aempson17
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what is a prime number and how to recognise
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Den987
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(Original post by aempson17)
what is a prime number and how to recognise
''A number above 0 that can't be divided by 2.''
Rule 1
[with the exception of 2 itself]
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_gcx
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(Original post by Den987)
A number above 0 that can't be divided by 2.
what about 9?
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the bear
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(Original post by Den987)
A number above 0 that can't be divided by 2.
ermm that sounds like the definition of odd numbers ?

:beard:
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SweetLeilani
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A prime number is a number that can only be divided by itself and 1. No other numbers.
Essentially they’re 2, 3, 5, 7, 11, 13, 17, 19 and more.
1 is debatable.
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Den987
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(Original post by the bear)
ermm that sounds like the definition of odd numbers ?

:beard:
I was trying to give a clue only :dry:.

Rule 2 - *(They can't be divided by any other number except 1 and themselves)
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Ryanzmw
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(Original post by aempson17)
what is a prime number and how to recognise
A prime number is a positive integer whose only divisors are one and itself. A quick way to check primality is quite complicated and even then subject to errors. All you need to do to validate whether or not a number  n is prime is check divisors of  n up to and including  \sqrt{n} (well, floor of sqrt(n) )
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SweetLeilani
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(Original post by SweetLeilani)
A prime number is a number that can only be divided by itself and 1. No other numbers.
Essentially they’re 2, 3, 5, 7, 11, 13, 17, 19 and more.
1 is debatable.
By the way I’m talking about integers only here.

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RDKGames
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(Original post by Den987)
A number above 0 that can't be divided by 2.
So 9 is a prime number...?

(Original post by aempson17)
what is a prime number and how to recognise
A prime number is a positive integer which is only divisible by 1 and itself.

First few are: 2, 3, 5, 7, 11, 13, 17, 19, ...

One thing to notice is that prime numbers (with the exception of 2) are all odd. So if you see an even number, you can say straight away it is not prime because it has a divisor (namely 2) that is neither 1 nor the number itself.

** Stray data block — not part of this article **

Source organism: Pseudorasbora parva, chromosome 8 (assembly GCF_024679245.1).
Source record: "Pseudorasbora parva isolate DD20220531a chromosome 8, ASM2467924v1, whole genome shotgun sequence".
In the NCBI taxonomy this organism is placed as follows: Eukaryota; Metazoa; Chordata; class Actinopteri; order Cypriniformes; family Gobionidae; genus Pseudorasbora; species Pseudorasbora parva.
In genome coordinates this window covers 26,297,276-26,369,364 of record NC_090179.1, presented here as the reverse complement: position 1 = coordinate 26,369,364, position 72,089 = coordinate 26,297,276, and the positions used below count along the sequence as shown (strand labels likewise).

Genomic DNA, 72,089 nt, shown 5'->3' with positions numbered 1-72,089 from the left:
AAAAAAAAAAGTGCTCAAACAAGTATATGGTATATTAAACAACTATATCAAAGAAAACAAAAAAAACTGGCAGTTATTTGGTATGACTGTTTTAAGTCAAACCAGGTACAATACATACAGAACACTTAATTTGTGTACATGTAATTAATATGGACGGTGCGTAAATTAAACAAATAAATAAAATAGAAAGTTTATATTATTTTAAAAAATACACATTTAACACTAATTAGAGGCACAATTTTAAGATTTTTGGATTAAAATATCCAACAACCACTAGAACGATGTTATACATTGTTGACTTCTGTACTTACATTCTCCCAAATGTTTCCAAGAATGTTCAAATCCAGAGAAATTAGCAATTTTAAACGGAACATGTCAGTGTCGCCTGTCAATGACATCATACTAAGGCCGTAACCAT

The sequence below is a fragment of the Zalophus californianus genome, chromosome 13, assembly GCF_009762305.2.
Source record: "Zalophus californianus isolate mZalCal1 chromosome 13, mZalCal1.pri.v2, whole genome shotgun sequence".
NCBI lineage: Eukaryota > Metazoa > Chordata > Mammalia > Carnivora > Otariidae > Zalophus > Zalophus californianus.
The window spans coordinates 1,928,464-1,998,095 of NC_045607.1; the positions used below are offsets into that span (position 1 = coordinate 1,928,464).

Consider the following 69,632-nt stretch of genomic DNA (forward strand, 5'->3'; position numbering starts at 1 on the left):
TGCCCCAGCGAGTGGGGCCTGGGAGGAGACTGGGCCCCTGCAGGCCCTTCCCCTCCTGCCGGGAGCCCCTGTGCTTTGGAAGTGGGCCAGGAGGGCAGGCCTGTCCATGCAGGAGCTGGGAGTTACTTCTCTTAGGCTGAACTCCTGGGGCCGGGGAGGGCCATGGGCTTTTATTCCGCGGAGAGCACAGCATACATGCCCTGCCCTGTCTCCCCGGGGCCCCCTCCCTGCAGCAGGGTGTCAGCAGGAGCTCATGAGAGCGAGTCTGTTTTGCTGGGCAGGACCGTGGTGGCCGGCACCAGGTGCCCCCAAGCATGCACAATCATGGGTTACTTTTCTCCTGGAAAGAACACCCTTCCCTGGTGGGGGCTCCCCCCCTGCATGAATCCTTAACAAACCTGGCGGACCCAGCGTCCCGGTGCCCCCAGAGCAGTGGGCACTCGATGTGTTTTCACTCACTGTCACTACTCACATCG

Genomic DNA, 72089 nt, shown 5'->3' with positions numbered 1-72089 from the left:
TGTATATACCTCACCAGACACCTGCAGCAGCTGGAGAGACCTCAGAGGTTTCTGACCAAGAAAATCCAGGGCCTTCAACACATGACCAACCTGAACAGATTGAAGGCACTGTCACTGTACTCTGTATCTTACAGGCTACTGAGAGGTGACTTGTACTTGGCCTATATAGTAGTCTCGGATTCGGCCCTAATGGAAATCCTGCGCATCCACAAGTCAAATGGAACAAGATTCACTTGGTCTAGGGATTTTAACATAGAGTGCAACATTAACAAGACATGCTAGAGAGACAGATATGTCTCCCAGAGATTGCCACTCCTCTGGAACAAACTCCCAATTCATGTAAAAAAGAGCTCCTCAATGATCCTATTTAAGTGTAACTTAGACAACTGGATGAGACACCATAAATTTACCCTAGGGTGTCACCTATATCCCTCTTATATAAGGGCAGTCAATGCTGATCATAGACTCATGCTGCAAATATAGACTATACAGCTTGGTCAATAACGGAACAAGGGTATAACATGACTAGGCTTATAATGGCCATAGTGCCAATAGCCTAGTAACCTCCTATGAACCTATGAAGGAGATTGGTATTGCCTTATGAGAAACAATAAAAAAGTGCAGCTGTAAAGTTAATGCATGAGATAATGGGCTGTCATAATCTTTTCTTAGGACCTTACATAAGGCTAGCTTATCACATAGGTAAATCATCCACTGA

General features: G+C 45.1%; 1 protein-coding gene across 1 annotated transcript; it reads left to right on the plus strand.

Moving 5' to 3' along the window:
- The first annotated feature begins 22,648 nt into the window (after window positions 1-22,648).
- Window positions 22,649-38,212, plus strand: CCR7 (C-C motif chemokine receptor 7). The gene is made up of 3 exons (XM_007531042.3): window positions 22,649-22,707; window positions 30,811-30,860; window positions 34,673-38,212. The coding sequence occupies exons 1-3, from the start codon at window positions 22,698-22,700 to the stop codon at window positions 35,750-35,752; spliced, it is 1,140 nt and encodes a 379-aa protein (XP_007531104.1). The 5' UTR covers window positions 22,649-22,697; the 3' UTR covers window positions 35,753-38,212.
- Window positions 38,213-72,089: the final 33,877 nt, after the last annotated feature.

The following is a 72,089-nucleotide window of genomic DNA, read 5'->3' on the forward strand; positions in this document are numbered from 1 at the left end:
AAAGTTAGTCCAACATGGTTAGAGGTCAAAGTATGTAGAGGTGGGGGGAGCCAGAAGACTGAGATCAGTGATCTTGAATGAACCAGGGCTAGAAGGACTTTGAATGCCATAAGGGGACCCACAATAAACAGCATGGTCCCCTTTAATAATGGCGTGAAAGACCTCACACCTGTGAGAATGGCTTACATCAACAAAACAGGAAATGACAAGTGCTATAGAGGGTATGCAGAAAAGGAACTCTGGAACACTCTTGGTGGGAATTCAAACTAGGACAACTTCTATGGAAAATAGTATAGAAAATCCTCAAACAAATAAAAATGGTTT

Secondly, every odd number (with the exception of 5) is not prime. So numbers like 15, 25, 35, ... are not primes (they are divisible by 5)
Thirdly, if the sum of the digits of your number is a multiple of 3, then your number is not prime.

A common way to test whether an odd number is prime or not is to take its square root, and see whether your number is divisible by any prime up to this square root. If not, then your number is prime.
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_gcx
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A prime number is an integer, greater than 1, divisible only by 1 and itself.

With small numbers it's easy enough to verify it by brute force, That is, trying to divide p by each number up to \sqrt p, rounded down. Obviously, if \sqrt p is a whole number, p is not prime, since it is a square number. If it's even, you know that it's not prime right off the bat.

For larger numbers it is far harder to find out whether a number is prime. How best to do so would depend on the problem at hand. (I'm not sure if you'll be interested in this bit, I think the first line would have you covered)

If you're interesting in programming a solution, look up the sieve of sieve of eratosthenes to generate a list of the first n primes.
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Ryanzmw
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(Original post by SweetLeilani)
By the way I’m talking about integers only here.

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1 isn't prime by definition. The notion of primality is extended to algebra (prime elements of groups/rings), topology (prime knots) and soo many fields and in all cases the identity element is excluded from the definition.
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